The Hawaiian Islands (Hawaiian: Mokupuni o Hawai‘i) are an archipelago of eight major islands, several atolls, numerous smaller islets, and seamounts in the North Pacific Ocean, extending some 1,500 miles (2,400 kilometers) from the island of Hawaiʻi in the south to northernmost Kure Atoll. Formerly the group was known to Europeans and Americans as the Sandwich Islands, a name that James Cook chose in honor of the then First Lord of the Admiralty John Montagu, 4th Earl of Sandwich. Cook came across the islands by chance when crossing the Pacific Ocean on his Third Voyage, on board HMS Resolution; he was later killed on the islands on a return visit. The contemporary name of the islands, dating from the 1840s, is derived from the name of the largest island, Hawaiʻi Island.
Lucipara Islands are about 50 km west of Penyu Islands, both of which belong to Molucca Islands. They are directly south of Manipa Strait near Ceram. Edmund Roberts visited the islands briefly in the 19th century. He called them Lucepara in his 1832 journal.
On April 2021 I was called to film another expedition in Indonesia.
Even though the COVID-19 travel restrictions were still strong in Indonesia, we sailed off to Lucipara with high hopes.
After creating a new MPA in Serua, our Marine Conservation experts wanted to create a new one as well in Lucipara.
We traveled more than 1,300 nautical miles aboard The Seven Seas for a whole month, diving in one of the most remote area in Indonesia.
This short film testifies of the marine life that we encountered there and which we must protect at all costs, creating a new MPA.
Santa Monica is a coastal city west of downtown Los Angeles. Santa Monica Beach is fringed by Palisades Park, with views over the Pacific Ocean. Santa Monica Pier is home to the Pacific Park amusement park, historic Looff Hippodrome Carousel and Santa Monica Pier Aquarium. Next to the pier is Muscle Beach, an outdoor gym established in the 1930s. In the city center, Bergamot Station houses several art galleries.
Oceanic Islands make up a sixth of all land on Earth. In the Pacific alone, more than 25,000 islands are scattered amidst the endless blue. From Hawaii’s rocky mountains, to coral atolls of the Maldives, each hosting unique communities of life and species found nowhere else on Earth. Ecosystems that would not exist if not for the powerful forces that pulled these mighty rocks from the abyss. Volcanism, and tectonics.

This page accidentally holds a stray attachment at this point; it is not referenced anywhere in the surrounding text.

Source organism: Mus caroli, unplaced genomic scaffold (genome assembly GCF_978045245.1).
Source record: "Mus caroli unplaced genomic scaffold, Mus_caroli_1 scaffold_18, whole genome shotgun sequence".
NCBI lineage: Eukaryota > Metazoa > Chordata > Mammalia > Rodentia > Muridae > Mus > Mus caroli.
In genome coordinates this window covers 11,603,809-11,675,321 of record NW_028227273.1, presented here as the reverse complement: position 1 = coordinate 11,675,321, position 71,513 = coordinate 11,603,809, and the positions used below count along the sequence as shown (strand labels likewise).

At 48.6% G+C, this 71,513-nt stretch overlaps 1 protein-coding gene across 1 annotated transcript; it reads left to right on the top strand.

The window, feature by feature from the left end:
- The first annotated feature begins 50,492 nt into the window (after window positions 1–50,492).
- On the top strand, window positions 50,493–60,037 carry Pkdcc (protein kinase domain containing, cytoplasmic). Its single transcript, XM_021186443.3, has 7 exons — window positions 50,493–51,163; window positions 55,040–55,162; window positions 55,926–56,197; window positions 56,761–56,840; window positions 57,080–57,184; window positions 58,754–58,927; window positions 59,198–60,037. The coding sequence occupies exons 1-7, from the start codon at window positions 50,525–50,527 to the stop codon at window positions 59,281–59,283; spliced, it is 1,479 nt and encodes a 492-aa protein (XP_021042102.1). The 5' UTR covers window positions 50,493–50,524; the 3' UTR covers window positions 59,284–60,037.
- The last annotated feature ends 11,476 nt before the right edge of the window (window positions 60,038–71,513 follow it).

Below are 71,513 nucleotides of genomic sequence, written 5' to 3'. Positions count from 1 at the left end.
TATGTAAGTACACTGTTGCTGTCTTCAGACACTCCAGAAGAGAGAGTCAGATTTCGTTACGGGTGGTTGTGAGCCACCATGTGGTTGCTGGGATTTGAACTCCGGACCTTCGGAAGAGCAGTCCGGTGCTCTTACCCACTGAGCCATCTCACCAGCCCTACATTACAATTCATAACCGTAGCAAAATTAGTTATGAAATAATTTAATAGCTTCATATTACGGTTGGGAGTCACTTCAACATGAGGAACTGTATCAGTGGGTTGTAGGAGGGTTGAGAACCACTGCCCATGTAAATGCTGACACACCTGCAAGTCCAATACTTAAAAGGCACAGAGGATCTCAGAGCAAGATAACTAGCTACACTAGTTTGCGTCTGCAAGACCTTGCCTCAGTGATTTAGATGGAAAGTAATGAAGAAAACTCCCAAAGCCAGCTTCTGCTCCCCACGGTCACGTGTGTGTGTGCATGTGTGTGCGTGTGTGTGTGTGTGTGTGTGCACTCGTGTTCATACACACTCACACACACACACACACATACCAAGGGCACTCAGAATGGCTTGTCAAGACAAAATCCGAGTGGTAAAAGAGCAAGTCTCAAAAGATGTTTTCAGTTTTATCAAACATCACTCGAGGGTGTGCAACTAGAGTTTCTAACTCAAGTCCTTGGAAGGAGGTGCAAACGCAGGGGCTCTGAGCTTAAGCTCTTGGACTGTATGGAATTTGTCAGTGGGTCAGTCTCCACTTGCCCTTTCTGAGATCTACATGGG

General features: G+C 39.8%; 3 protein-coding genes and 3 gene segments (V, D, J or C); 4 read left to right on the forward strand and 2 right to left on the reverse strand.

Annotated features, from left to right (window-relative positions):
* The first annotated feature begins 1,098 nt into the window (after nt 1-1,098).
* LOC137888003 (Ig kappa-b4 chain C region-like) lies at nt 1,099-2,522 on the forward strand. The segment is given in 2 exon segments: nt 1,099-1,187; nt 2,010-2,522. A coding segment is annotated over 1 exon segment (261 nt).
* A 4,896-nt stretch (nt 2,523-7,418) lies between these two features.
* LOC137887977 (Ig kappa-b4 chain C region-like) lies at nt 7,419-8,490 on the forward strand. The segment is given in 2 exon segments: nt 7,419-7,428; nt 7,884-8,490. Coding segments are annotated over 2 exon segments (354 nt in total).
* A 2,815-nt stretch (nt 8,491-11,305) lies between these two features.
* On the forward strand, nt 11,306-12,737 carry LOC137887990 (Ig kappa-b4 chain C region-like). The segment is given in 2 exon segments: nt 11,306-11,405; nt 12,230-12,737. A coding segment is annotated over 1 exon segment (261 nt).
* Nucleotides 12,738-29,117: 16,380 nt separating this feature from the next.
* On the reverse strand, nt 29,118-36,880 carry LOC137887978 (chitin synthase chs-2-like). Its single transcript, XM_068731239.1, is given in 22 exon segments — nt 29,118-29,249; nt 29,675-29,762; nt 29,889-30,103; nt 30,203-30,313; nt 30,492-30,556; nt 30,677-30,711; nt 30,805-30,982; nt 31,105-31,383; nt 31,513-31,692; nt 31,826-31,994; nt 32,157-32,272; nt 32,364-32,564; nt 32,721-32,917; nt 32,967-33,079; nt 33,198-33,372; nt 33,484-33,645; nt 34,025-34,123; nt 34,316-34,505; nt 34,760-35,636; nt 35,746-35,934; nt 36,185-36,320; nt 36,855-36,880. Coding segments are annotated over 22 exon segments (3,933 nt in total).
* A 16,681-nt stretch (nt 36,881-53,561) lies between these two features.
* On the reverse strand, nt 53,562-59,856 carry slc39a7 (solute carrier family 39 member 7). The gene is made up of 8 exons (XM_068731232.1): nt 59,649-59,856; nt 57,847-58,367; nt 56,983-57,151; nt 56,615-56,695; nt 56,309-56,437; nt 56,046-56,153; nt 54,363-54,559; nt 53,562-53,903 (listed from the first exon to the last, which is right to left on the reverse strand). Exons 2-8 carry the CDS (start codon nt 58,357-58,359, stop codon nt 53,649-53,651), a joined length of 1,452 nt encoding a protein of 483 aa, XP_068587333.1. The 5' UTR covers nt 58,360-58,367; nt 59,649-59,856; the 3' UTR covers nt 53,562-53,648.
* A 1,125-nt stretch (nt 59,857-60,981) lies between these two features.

00:00 – An Introduction to Oceanic Islands 01:39 – Chapter 1: Life and Death of an Island – The Abundance of Islands 02:34 – Chapter 1: Life and Death of an Island – How Islands Form 03:26 – Chapter 1: Life and Death of an Island – How Coral Atolls Form 05:04 – Chapter 2: A Land of Opportunity – The Arrival of Life at Islands 07:48 – Chapter 2: A Land of Opportunity – Adaptive Radiation 08:52 – Chapter 2: A Land of Opportunity – The Story of Darwin’s Finches 09:33 – Chapter 2: A Land of Opportunity – A Scale Model of Evolution 11:37 – Chapter 2: A Land of Opportunity – The Lemurs of Madagascar 12:57 – Chapter 3: Life Beneath the Waves – The Island Mass Effect 14:02 – Chapter 3: Life Beneath the Waves – The Galapagos Humboldt Current 15:02 – Chapter 3: Life Beneath the Waves – The Importance of Mangroves 16:14 – Conclusion: The Importance of Islands 17:19 – Message from our Sponsor
Indonesia, officially the Republic of Indonesia, is a country in Southeast Asia and Oceania between the Indian and Pacific oceans. It consists of over seventeen thousand islands, including Sumatra, Java, Sulawesi, and parts of Borneo and New Guinea.
Japan is an island country in East Asia, located in the northwest Pacific Ocean. It is bordered on the west by the Sea of Japan, and extends from the Sea of Okhotsk in the north toward the East China Sea and Taiwan in the south.
New Zealand is an island country in the southwestern Pacific Ocean. It consists of two main landmasses—the North Island and the South Island —and more than 700 smaller islands, covering a total area of 268,021 square kilometres.
Over sixteen years of cruising, Venture has visited many stunning anchorages. One of the most dramatic is Castle Bay on the Alaska Peninsula just short of the point where it morphs into the Aleutian Island chain.
While spring is feeding time for the ocean dwellers off the western coast of Mexico, it’s also mating time for the giant eagle rays. Their eye-catching leaps out of the water serve as a way to get noticed.
“Sunday Morning” takes us to a sighting of sharks – great whites near Guadalupe Island off the Pacific Coast of Mexico. Videographer: Mauricio Handler.